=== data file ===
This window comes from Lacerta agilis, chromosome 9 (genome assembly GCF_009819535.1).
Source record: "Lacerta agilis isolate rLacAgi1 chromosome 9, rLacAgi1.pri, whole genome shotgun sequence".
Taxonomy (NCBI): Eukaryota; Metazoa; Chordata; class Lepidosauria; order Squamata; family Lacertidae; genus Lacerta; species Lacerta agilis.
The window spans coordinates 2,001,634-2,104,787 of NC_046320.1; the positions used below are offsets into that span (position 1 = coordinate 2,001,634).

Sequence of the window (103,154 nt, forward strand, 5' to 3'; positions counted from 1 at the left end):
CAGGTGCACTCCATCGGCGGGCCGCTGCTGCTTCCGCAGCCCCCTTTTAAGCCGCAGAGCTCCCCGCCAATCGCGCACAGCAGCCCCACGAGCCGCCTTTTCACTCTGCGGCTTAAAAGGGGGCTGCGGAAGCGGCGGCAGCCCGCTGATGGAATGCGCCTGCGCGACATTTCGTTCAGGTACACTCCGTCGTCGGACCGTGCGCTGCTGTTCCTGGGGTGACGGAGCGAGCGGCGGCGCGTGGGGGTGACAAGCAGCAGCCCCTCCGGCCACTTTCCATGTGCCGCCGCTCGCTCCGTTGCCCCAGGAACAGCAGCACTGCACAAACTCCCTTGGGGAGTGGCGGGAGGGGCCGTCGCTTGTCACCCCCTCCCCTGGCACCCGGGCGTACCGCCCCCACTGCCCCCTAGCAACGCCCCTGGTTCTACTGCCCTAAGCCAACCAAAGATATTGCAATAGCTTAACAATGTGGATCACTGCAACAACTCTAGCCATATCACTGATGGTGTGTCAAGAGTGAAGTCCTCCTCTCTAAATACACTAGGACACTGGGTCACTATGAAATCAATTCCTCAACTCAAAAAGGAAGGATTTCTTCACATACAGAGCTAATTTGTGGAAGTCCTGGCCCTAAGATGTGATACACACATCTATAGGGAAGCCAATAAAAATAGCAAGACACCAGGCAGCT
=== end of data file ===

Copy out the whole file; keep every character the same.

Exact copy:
This window comes from Lacerta agilis, chromosome 9 (genome assembly GCF_009819535.1).
Source record: "Lacerta agilis isolate rLacAgi1 chromosome 9, rLacAgi1.pri, whole genome shotgun sequence".
Taxonomy (NCBI): Eukaryota; Metazoa; Chordata; class Lepidosauria; order Squamata; family Lacertidae; genus Lacerta; species Lacerta agilis.
The window spans coordinates 2,001,634-2,104,787 of NC_046320.1; the positions used below are offsets into that span (position 1 = coordinate 2,001,634).

Sequence of the window (103,154 nt, forward strand, 5' to 3'; positions counted from 1 at the left end):
CAGGTGCACTCCATCGGCGGGCCGCTGCTGCTTCCGCAGCCCCCTTTTAAGCCGCAGAGCTCCCCGCCAATCGCGCACAGCAGCCCCACGAGCCGCCTTTTCACTCTGCGGCTTAAAAGGGGGCTGCGGAAGCGGCGGCAGCCCGCTGATGGAATGCGCCTGCGCGACATTTCGTTCAGGTACACTCCGTCGTCGGACCGTGCGCTGCTGTTCCTGGGGTGACGGAGCGAGCGGCGGCGCGTGGGGGTGACAAGCAGCAGCCCCTCCGGCCACTTTCCATGTGCCGCCGCTCGCTCCGTTGCCCCAGGAACAGCAGCACTGCACAAACTCCCTTGGGGAGTGGCGGGAGGGGCCGTCGCTTGTCACCCCCTCCCCTGGCACCCGGGCGTACCGCCCCCACTGCCCCCTAGCAACGCCCCTGGTTCTACTGCCCTAAGCCAACCAAAGATATTGCAATAGCTTAACAATGTGGATCACTGCAACAACTCTAGCCATATCACTGATGGTGTGTCAAGAGTGAAGTCCTCCTCTCTAAATACACTAGGACACTGGGTCACTATGAAATCAATTCCTCAACTCAAAAAGGAAGGATTTCTTCACATACAGAGCTAATTTGTGGAAGTCCTGGCCCTAAGATGTGATACACACATCTATAGGGAAGCCAATAAAAATAGCAAGACACCAGGCAGCT